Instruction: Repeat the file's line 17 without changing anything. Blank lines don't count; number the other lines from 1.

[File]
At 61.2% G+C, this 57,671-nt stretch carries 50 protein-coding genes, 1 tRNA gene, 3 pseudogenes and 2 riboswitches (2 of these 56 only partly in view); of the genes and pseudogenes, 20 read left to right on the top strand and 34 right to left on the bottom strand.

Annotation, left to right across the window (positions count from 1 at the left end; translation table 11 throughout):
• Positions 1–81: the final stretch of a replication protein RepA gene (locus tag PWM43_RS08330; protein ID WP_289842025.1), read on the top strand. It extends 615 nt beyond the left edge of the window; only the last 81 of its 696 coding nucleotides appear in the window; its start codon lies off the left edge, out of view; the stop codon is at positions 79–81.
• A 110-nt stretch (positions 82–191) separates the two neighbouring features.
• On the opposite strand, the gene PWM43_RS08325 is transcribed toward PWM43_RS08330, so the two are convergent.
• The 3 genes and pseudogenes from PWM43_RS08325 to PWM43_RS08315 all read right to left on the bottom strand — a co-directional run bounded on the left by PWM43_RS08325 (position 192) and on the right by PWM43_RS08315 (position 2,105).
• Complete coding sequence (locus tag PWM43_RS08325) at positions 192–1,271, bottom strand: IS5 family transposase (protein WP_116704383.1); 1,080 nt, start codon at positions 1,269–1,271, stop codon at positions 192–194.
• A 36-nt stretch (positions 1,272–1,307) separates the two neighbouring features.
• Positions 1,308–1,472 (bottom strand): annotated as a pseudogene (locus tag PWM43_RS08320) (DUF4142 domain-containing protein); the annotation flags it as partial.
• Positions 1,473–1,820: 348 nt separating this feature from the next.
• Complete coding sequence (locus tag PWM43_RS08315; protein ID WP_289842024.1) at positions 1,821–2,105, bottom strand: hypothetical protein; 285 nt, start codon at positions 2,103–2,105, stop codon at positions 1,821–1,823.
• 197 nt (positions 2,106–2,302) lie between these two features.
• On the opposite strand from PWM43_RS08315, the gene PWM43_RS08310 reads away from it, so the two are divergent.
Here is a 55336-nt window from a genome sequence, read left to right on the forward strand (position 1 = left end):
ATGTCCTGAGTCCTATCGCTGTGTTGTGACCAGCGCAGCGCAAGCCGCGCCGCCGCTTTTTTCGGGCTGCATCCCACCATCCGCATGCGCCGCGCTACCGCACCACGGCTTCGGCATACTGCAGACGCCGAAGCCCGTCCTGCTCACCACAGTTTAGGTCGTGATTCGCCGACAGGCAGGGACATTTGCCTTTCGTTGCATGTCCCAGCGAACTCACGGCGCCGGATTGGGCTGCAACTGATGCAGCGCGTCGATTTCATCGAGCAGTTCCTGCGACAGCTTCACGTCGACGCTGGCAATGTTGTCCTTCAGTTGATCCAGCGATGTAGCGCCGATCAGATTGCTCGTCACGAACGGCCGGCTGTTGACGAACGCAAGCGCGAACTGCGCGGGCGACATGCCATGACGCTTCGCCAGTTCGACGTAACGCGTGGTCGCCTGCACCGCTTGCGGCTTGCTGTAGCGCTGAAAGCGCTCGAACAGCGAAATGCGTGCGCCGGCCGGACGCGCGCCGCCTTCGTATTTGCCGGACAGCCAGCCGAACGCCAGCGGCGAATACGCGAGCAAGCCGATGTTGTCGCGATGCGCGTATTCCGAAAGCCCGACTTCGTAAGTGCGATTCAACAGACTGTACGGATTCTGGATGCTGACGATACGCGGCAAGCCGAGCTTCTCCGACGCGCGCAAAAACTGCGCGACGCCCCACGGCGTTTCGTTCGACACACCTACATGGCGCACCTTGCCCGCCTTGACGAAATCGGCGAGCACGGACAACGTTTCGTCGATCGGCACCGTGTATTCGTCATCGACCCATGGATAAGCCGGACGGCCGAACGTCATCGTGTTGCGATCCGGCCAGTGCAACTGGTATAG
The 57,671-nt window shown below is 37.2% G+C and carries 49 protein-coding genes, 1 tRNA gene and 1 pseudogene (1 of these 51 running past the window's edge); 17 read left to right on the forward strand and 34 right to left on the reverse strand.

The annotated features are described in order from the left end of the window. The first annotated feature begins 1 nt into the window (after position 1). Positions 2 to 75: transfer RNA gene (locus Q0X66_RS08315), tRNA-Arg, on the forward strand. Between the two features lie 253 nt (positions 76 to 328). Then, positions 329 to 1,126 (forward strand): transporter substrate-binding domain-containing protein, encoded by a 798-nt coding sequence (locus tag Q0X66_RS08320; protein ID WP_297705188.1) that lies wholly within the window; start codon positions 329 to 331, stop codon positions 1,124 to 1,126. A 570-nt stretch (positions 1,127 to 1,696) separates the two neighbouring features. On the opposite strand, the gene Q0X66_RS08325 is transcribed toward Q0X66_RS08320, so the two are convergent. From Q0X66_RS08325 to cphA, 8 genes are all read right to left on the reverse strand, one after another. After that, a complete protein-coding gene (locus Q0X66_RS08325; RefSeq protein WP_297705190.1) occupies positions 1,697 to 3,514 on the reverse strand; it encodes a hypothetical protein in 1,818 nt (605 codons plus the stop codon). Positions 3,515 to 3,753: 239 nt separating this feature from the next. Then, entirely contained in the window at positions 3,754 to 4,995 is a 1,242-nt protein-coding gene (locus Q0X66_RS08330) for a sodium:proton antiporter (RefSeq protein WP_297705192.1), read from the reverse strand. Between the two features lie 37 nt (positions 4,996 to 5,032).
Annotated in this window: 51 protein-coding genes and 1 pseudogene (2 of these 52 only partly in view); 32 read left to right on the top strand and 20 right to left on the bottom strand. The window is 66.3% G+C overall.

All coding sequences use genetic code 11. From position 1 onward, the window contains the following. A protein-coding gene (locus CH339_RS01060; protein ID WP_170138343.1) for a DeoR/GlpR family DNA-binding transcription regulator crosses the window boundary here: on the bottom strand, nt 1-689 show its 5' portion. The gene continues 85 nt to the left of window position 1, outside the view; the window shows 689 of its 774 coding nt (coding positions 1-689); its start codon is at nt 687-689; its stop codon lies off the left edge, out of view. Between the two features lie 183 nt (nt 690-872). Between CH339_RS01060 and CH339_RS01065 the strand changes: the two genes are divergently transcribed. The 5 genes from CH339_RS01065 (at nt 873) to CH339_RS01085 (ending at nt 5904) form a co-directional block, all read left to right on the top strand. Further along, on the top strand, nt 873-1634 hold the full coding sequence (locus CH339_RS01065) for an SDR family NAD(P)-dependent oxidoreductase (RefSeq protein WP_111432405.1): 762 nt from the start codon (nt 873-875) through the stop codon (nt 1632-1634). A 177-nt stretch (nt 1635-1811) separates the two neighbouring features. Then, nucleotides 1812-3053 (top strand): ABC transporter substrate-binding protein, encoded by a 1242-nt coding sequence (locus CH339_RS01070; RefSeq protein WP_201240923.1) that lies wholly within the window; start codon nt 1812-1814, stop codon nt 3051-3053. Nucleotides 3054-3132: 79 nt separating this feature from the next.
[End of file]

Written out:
The annotated features are described in order from the left end of the window. The first annotated feature begins 1 nt into the window (after position 1). Positions 2 to 75: transfer RNA gene (locus Q0X66_RS08315), tRNA-Arg, on the forward strand. Between the two features lie 253 nt (positions 76 to 328). Then, positions 329 to 1,126 (forward strand): transporter substrate-binding domain-containing protein, encoded by a 798-nt coding sequence (locus tag Q0X66_RS08320; protein ID WP_297705188.1) that lies wholly within the window; start codon positions 329 to 331, stop codon positions 1,124 to 1,126. A 570-nt stretch (positions 1,127 to 1,696) separates the two neighbouring features. On the opposite strand, the gene Q0X66_RS08325 is transcribed toward Q0X66_RS08320, so the two are convergent. From Q0X66_RS08325 to cphA, 8 genes are all read right to left on the reverse strand, one after another. After that, a complete protein-coding gene (locus Q0X66_RS08325; RefSeq protein WP_297705190.1) occupies positions 1,697 to 3,514 on the reverse strand; it encodes a hypothetical protein in 1,818 nt (605 codons plus the stop codon). Positions 3,515 to 3,753: 239 nt separating this feature from the next. Then, entirely contained in the window at positions 3,754 to 4,995 is a 1,242-nt protein-coding gene (locus Q0X66_RS08330) for a sodium:proton antiporter (RefSeq protein WP_297705192.1), read from the reverse strand. Between the two features lie 37 nt (positions 4,996 to 5,032).